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First history of Bayonne, New Jersey

I take great pleasure in complying with the request of the author that I write a few words of introduction to his History of Bayonne. So far as I am informed, it is the first attempt on the part of any one to collect and record, in permanent form, matters of historic interest relating to this locality. It is true that one or more histories of this county have been written, but none of them have paid much, if any, attention to this particular community. The task of the author has, therefore, been that of a pioneer, and for that reason we are the more indebted to him. If the contents of the book record accurately the events which lead to the settlement of this part of Bergen Neck, and the trying experiences of its early inhabitants, the story will be worth reading; and if we fully appreciate the advantages that we have, as compared with them, we should be easily persuaded that the future history of our city depends very largely upon ourselves. If we are true to our opportunities, our children may be able to say, "We are citizens of no mean city." While it may be true that it is two hundred and fifty years since the first settlers located here, it is also true that the history of Bayonne, from a commercial standpoint, begins at a much later date. Prior to the establishment of the oil refineries at Constable's Hook, Bayonne was unknown outside of Port Johnson, except as a fishing village and summer resort. Since then its desirability for commercial purposes has attracted the attention of manufacturers and men engaged in large business enterprises. Its prospects now seem fair to become one of the principal manufacturing centers of the State.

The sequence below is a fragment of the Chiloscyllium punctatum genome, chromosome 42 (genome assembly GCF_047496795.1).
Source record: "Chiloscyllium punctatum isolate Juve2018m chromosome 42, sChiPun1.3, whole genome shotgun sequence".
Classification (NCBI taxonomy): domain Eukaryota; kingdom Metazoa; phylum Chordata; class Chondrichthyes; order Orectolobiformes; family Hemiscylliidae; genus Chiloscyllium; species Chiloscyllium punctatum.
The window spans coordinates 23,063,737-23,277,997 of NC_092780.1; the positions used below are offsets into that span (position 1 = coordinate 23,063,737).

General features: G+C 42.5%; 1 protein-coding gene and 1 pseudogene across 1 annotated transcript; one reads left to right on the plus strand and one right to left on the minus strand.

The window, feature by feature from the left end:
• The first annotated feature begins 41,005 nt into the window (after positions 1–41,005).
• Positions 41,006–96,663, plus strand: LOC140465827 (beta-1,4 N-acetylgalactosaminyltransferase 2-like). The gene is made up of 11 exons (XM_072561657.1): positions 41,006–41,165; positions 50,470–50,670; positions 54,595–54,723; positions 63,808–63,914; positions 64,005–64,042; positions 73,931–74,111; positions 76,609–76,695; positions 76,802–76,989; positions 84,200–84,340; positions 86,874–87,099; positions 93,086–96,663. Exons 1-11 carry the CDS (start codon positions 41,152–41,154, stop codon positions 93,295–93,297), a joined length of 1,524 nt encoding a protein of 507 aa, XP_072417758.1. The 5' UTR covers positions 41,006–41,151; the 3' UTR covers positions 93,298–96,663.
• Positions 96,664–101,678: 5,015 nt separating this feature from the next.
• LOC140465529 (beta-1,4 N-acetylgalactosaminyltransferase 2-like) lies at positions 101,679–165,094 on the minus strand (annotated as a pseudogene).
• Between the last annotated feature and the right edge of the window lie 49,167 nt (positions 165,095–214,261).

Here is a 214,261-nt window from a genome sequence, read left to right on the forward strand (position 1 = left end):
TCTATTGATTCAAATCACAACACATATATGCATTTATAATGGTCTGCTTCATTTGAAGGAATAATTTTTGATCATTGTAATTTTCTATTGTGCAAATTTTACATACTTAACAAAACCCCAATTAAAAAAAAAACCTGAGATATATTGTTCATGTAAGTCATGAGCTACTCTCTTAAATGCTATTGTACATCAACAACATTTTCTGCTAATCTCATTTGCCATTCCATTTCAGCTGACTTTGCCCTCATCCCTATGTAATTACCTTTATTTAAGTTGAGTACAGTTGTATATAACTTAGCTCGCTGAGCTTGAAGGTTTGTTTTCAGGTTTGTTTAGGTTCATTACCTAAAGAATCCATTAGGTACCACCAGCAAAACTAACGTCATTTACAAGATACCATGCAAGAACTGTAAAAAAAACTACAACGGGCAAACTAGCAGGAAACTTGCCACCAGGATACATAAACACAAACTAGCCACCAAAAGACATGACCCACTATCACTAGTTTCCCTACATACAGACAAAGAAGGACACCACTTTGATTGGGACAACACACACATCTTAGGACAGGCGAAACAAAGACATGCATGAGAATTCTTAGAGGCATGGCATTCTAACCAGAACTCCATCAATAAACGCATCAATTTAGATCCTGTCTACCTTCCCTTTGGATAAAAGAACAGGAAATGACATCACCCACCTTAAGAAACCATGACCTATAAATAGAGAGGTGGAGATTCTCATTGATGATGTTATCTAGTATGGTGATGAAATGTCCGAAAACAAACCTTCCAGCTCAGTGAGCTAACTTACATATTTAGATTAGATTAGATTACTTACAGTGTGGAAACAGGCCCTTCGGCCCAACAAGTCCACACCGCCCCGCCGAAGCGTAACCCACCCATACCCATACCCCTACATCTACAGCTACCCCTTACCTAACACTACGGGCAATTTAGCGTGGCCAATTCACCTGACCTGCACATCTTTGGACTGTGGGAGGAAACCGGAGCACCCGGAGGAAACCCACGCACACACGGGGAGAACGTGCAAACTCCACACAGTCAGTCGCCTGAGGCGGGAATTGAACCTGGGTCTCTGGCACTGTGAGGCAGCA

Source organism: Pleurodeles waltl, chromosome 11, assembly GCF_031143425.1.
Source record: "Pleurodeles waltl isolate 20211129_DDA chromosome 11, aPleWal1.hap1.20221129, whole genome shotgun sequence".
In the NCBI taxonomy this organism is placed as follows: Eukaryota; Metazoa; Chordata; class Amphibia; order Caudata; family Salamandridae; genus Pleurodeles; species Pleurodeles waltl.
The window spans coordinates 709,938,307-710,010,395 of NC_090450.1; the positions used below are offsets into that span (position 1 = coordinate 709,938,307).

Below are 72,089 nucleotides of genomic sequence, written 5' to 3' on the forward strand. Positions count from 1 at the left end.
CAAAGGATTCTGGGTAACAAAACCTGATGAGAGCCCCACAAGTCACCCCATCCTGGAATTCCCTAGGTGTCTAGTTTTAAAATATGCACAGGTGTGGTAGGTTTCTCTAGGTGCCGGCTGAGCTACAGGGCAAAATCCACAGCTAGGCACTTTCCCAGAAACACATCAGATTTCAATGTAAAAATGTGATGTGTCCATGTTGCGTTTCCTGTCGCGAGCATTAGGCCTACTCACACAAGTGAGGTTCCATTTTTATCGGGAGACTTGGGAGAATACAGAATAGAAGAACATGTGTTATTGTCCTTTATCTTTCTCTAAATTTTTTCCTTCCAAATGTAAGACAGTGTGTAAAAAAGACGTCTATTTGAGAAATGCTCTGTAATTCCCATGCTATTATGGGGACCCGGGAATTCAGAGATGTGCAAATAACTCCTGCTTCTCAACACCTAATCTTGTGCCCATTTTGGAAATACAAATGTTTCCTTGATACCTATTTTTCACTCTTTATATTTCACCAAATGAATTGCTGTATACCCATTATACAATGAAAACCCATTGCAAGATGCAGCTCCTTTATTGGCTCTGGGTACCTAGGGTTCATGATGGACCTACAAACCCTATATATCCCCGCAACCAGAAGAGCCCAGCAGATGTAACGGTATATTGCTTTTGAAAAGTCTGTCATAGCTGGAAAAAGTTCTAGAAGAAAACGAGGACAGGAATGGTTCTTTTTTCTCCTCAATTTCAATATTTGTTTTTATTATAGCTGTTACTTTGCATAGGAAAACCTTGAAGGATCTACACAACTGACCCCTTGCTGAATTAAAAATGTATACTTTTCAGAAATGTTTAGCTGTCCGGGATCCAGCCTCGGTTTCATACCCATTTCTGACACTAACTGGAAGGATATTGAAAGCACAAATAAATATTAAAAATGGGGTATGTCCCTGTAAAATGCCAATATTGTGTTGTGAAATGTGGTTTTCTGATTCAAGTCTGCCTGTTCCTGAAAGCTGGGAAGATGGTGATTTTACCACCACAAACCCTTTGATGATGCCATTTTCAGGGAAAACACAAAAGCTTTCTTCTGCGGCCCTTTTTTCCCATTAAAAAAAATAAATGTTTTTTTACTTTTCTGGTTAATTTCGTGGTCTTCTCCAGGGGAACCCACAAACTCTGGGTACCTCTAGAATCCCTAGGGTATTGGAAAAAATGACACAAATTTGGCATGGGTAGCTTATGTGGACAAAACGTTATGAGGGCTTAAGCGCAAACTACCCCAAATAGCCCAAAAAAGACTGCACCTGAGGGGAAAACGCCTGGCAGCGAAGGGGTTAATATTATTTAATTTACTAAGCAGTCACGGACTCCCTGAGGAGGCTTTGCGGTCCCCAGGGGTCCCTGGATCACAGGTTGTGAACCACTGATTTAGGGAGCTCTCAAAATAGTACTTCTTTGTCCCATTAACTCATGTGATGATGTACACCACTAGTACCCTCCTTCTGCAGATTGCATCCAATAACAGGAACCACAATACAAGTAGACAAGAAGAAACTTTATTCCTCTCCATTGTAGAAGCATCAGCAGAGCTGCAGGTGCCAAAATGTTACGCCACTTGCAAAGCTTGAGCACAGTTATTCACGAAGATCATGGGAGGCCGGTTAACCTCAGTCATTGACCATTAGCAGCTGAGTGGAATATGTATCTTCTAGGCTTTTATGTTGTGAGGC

Bayonne, like many suburbs under the shadow of a great city, has suffered by reason of those who would otherwise have been its most influential citizens, being absorbed in the affairs of the metropolis. With men of force residing within our borders, who are also identified with business interests here, there is a strong probability of a greater local interest being developed. I believe that in this respect, the present is the beginning of a new epoch. With the natural advantages of a large water front, and the facilities afforded by the railroads entering our city, there is every reason to believe that in the near future great changes will be worked in our midst. It is, therefore, fortunate that one of our citizens has undertaken to perpetuate the memory of the past before all the old residents have departed, and the ancient landmarks disappeared. Such a book as the History of Bayonne should tend to foster civic pride, without which no city can succeed. I have been awaiting with much interest the appearance of the book, and feel quite confident that it will serve a very useful purpose in the community.

Thomas Brady, Mayor's Office
November 1, 1904


Source: First history of Bayonne, New Jersey, by Royden Page Whitcomb, Published by R. P. Whitcomb, 24 East 37TH Street, Bayonne, N. J., 1904.

 


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